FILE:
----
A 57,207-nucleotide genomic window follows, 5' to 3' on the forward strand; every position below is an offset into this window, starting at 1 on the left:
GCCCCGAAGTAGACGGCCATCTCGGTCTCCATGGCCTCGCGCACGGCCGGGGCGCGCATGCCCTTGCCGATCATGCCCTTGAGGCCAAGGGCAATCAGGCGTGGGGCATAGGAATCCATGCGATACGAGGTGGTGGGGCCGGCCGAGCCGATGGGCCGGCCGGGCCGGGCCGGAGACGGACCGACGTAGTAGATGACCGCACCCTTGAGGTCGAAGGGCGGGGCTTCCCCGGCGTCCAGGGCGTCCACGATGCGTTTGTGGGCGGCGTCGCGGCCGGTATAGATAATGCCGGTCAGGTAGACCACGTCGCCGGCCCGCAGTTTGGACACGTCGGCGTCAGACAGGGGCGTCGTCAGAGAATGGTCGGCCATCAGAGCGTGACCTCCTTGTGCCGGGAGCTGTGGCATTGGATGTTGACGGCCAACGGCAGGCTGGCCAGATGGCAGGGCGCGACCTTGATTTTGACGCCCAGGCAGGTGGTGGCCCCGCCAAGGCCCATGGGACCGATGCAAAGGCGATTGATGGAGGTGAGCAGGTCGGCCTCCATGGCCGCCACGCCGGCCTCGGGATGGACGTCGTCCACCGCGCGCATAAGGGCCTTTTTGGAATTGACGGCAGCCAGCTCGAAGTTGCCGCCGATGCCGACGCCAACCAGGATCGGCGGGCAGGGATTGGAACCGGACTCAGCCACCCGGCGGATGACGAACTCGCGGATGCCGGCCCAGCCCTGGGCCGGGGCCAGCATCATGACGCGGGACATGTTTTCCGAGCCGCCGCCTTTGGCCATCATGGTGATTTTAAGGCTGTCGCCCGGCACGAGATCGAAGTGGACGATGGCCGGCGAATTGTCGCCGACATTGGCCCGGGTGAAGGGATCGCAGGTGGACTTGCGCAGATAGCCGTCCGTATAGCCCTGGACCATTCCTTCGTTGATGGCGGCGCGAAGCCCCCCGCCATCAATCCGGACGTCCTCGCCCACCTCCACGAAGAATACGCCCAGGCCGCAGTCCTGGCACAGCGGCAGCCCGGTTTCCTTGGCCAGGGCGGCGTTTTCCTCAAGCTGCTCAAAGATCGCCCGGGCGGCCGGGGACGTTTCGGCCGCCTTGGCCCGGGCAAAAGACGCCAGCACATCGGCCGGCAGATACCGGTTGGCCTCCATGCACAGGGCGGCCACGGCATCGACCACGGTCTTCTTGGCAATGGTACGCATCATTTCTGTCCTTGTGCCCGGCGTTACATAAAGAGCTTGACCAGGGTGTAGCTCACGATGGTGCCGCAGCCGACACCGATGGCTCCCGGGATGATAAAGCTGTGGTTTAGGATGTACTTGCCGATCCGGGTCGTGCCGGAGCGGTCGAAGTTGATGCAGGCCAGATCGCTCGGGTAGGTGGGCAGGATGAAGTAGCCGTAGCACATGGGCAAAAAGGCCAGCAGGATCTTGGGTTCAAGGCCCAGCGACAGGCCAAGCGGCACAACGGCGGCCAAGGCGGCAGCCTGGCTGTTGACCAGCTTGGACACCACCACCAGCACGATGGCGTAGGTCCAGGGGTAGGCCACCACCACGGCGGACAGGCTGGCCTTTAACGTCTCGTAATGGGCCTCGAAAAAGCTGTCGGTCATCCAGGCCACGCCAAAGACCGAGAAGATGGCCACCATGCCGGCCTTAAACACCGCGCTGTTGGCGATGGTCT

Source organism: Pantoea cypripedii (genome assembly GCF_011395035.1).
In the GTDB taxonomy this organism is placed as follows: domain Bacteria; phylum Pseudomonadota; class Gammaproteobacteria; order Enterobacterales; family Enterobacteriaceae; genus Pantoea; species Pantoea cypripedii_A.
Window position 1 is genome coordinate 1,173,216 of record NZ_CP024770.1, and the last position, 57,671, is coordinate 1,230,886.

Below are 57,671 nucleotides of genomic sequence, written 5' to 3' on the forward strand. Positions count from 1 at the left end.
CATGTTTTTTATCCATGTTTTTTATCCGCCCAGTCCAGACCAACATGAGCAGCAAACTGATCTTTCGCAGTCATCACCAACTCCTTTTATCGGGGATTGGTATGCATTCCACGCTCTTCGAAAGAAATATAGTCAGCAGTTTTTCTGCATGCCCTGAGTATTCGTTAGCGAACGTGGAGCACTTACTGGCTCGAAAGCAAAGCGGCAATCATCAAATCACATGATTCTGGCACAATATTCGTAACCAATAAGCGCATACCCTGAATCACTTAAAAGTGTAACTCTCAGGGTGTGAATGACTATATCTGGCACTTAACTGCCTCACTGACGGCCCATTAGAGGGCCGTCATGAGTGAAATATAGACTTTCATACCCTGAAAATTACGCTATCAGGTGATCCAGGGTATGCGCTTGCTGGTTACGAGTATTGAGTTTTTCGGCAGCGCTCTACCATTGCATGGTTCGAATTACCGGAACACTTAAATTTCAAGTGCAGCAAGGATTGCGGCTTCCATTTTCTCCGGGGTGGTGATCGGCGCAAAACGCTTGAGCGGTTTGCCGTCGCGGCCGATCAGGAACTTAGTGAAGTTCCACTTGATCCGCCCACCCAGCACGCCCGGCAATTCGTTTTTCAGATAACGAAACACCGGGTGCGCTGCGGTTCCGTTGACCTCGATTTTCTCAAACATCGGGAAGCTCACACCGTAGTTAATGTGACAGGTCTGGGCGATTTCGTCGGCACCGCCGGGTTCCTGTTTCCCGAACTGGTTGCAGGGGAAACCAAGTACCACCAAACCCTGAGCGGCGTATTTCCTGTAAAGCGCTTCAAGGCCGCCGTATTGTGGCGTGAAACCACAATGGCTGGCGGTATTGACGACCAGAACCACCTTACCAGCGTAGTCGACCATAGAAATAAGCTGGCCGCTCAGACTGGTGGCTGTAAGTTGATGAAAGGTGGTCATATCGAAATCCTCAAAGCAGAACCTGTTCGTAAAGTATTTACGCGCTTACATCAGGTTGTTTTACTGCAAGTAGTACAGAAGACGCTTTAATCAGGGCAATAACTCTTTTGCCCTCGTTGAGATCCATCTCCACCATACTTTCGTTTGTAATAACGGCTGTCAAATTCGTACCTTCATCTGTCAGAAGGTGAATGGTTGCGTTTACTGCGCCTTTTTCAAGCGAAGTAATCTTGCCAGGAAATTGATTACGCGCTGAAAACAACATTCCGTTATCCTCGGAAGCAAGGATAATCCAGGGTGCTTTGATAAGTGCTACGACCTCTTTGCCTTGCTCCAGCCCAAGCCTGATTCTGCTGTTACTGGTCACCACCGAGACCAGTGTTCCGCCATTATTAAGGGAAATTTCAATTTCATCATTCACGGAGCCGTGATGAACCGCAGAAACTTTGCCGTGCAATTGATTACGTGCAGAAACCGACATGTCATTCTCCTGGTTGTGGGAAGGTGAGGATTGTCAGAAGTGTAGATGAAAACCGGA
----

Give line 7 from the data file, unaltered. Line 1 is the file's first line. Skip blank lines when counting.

CATGTTTTTTATCCATGTTTTTTATCCGCCCAGTCCAGACCAACATGAGCAGCAAACTGATCTTTCGCAGTCATCACCAACTCCTTTTATCGGGGATTGGTATGCATTCCACGCTCTTCGAAAGAAATATAGTCAGCAGTTTTTCTGCATGCCCTGAGTATTCGTTAGCGAACGTGGAGCACTTACTGGCTCGAAAGCAAAGCGGCAATCATCAAATCACATGATTCTGGCACAATATTCGTAACCAATAAGCGCATACCCTGAATCACTTAAAAGTGTAACTCTCAGGGTGTGAATGACTATATCTGGCACTTAACTGCCTCACTGACGGCCCATTAGAGGGCCGTCATGAGTGAAATATAGACTTTCATACCCTGAAAATTACGCTATCAGGTGATCCAGGGTATGCGCTTGCTGGTTACGAGTATTGAGTTTTTCGGCAGCGCTCTACCATTGCATGGTTCGAATTACCGGAACACTTAAATTTCAAGTGCAGCAAGGATTGCGGCTTCCATTTTCTCCGGGGTGGTGATCGGCGCAAAACGCTTGAGCGGTTTGCCGTCGCGGCCGATCAGGAACTTAGTGAAGTTCCACTTGATCCGCCCACCCAGCACGCCCGGCAATTCGTTTTTCAGATAACGAAACACCGGGTGCGCTGCGGTTCCGTTGACCTCGATTTTCTCAAACATCGGGAAGCTCACACCGTAGTTAATGTGACAGGTCTGGGCGATTTCGTCGGCACCGCCGGGTTCCTGTTTCCCGAACTGGTTGCAGGGGAAACCAAGTACCACCAAACCCTGAGCGGCGTATTTCCTGTAAAGCGCTTCAAGGCCGCCGTATTGTGGCGTGAAACCACAATGGCTGGCGGTATTGACGACCAGAACCACCTTACCAGCGTAGTCGACCATAGAAATAAGCTGGCCGCTCAGACTGGTGGCTGTAAGTTGATGAAAGGTGGTCATATCGAAATCCTCAAAGCAGAACCTGTTCGTAAAGTATTTACGCGCTTACATCAGGTTGTTTTACTGCAAGTAGTACAGAAGACGCTTTAATCAGGGCAATAACTCTTTTGCCCTCGTTGAGATCCATCTCCACCATACTTTCGTTTGTAATAACGGCTGTCAAATTCGTACCTTCATCTGTCAGAAGGTGAATGGTTGCGTTTACTGCGCCTTTTTCAAGCGAAGTAATCTTGCCAGGAAATTGATTACGCGCTGAAAACAACATTCCGTTATCCTCGGAAGCAAGGATAATCCAGGGTGCTTTGATAAGTGCTACGACCTCTTTGCCTTGCTCCAGCCCAAGCCTGATTCTGCTGTTACTGGTCACCACCGAGACCAGTGTTCCGCCATTATTAAGGGAAATTTCAATTTCATCATTCACGGAGCCGTGATGAACCGCAGAAACTTTGCCGTGCAATTGATTACGTGCAGAAACCGACATGTCATTCTCCTGGTTGTGGGAAGGTGAGGATTGTCAGAAGTGTAGATGAAAACCGGA